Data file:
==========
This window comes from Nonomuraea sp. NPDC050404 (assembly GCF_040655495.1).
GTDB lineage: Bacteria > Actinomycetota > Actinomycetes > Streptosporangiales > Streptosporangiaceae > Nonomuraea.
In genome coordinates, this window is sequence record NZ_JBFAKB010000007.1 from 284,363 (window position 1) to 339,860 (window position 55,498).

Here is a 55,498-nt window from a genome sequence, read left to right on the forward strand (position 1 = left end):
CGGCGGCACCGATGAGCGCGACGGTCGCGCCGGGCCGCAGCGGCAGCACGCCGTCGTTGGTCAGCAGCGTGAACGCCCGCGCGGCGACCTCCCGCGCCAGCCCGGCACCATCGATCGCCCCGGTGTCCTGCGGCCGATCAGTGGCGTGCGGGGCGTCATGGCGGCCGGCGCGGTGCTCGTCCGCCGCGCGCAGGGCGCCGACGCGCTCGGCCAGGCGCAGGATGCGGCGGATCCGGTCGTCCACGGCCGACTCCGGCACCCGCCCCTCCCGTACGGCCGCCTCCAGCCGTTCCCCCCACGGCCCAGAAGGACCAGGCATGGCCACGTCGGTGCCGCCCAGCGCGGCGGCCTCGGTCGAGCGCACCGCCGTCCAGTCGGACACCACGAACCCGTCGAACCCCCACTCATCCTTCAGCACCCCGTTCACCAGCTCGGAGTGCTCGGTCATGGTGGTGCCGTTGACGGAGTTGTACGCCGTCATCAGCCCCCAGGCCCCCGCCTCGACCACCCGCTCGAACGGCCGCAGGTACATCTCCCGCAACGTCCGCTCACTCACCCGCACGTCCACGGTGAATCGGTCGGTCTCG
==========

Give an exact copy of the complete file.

This window comes from Nonomuraea sp. NPDC050404 (assembly GCF_040655495.1).
GTDB lineage: Bacteria > Actinomycetota > Actinomycetes > Streptosporangiales > Streptosporangiaceae > Nonomuraea.
In genome coordinates, this window is sequence record NZ_JBFAKB010000007.1 from 284,363 (window position 1) to 339,860 (window position 55,498).

Here is a 55,498-nt window from a genome sequence, read left to right on the forward strand (position 1 = left end):
CGGCGGCACCGATGAGCGCGACGGTCGCGCCGGGCCGCAGCGGCAGCACGCCGTCGTTGGTCAGCAGCGTGAACGCCCGCGCGGCGACCTCCCGCGCCAGCCCGGCACCATCGATCGCCCCGGTGTCCTGCGGCCGATCAGTGGCGTGCGGGGCGTCATGGCGGCCGGCGCGGTGCTCGTCCGCCGCGCGCAGGGCGCCGACGCGCTCGGCCAGGCGCAGGATGCGGCGGATCCGGTCGTCCACGGCCGACTCCGGCACCCGCCCCTCCCGTACGGCCGCCTCCAGCCGTTCCCCCCACGGCCCAGAAGGACCAGGCATGGCCACGTCGGTGCCGCCCAGCGCGGCGGCCTCGGTCGAGCGCACCGCCGTCCAGTCGGACACCACGAACCCGTCGAACCCCCACTCATCCTTCAGCACCCCGTTCACCAGCTCGGAGTGCTCGGTCATGGTGGTGCCGTTGACGGAGTTGTACGCCGTCATCAGCCCCCAGGCCCCCGCCTCGACCACCCGCTCGAACGGCCGCAGGTACATCTCCCGCAACGTCCGCTCACTCACCCGCACGTCCACGGTGAATCGGTCGGTCTCG